I didn't even run enough last week to merit mentioning. A hiker buddy applying to grad school in econ visited, so we did some hiking, but I was pretty worn out with travel and lecture prep, so I only ran 20 miles, plus maybe 15-20 walking. Hopefully this week I'll get back on track. From my students' perspective, I'm clearly trying to cover too much in class, so maybe if I ease up on them I'll get a minute of spare time as a byproduct.
Here's a not-horrible USA Today article on the dirtbag lifestyle, specifically retiring early. I certainly contemplate stuff like this, but I'd really like to talk to somebody who is, you know, old, who's done this. Billy Goat's the oldest hiker I know, and I think he's got some sort of pension to fall back on. Does anybody know an adventurer who lived the life who's now old and wishes they'd actually worked a little more so they could afford their meds? The platitude says that no one on their deathbed wishes they'd spent more time at work, but the economist says humans are irrational and don't save enough for retirement.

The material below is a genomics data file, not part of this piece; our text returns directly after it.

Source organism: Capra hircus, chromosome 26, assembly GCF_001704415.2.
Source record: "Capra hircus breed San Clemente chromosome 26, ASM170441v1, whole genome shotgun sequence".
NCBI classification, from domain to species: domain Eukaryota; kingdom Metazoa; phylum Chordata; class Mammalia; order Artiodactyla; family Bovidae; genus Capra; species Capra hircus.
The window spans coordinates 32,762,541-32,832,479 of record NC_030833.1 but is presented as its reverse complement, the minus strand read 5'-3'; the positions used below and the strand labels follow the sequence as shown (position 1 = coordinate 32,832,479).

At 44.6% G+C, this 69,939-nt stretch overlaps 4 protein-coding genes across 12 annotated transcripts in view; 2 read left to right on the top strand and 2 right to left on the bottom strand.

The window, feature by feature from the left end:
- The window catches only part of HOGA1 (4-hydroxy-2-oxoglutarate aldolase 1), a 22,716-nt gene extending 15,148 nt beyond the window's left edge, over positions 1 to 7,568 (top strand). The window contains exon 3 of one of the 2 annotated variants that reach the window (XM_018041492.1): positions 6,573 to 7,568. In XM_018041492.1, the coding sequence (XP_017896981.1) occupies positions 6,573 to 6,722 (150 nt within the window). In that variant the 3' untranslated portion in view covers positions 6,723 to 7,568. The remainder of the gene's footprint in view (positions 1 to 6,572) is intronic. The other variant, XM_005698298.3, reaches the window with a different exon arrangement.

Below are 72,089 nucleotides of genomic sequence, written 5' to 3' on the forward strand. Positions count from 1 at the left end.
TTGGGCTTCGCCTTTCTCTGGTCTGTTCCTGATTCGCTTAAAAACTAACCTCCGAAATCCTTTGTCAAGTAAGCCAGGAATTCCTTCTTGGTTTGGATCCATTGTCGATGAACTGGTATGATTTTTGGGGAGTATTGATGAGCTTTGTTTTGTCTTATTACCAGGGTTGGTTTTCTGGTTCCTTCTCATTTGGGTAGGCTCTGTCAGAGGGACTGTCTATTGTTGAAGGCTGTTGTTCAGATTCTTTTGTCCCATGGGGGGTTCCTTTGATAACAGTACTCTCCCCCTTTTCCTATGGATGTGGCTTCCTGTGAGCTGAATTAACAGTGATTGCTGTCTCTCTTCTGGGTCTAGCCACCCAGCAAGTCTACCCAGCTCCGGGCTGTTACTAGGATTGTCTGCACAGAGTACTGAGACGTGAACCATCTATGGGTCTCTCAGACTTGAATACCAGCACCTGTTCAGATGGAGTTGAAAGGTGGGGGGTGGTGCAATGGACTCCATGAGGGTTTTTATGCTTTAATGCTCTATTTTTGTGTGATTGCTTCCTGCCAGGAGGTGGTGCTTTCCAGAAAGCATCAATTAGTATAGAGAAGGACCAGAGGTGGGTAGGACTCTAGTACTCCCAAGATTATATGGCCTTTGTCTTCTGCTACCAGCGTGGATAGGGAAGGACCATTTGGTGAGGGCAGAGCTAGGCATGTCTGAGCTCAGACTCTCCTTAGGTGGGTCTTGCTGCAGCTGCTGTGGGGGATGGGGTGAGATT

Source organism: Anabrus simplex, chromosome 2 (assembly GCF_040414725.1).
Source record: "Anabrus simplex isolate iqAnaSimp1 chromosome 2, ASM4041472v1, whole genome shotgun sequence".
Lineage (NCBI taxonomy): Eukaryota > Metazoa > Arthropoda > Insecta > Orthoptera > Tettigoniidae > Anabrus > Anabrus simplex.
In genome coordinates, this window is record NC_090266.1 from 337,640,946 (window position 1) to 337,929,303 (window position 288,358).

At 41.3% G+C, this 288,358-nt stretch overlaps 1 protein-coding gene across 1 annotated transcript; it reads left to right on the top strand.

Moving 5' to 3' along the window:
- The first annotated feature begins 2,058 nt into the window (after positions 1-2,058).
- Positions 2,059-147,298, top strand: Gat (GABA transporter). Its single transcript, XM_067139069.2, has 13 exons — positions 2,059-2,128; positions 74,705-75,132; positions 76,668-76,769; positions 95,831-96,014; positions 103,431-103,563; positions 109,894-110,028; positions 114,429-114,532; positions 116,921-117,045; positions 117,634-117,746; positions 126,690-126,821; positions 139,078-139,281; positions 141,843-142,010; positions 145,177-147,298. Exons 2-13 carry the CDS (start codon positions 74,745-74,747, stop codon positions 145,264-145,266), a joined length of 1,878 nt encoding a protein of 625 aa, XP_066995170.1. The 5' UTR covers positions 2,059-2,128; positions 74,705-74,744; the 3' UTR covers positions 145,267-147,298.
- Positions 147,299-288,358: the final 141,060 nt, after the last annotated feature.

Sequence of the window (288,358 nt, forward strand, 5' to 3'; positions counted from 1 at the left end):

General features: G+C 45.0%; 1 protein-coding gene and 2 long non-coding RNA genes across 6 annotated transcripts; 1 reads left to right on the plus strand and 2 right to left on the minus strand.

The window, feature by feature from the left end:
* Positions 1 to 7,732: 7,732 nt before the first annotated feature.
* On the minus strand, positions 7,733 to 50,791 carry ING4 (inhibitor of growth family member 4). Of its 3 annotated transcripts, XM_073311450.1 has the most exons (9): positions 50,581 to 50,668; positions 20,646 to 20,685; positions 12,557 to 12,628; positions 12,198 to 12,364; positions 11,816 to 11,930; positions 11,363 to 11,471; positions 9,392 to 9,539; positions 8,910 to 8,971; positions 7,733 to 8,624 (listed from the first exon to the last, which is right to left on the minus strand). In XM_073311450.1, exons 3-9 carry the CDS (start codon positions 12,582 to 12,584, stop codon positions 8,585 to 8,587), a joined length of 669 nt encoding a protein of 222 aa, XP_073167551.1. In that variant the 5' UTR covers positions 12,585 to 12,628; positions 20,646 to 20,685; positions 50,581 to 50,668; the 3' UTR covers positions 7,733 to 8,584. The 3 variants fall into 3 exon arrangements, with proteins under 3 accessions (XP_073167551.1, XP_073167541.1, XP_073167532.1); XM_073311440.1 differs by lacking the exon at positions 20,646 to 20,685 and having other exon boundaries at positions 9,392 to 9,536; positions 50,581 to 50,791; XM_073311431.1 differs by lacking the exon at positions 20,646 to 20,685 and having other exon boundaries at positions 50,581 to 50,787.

Somewhat similar to the above, young kids hike the AT (and now the PCT) every few years. I met a family of four doing the AT back in '02, then
Scrambler did the PCT in '04. I assumed this happened on the AT occasionally in the 60's and 70's. How did those kids end up? What do they do for a living? Did they do the AT again as an adult? Did they take their own 10-year old kid on a thru-hike? I'd be curious.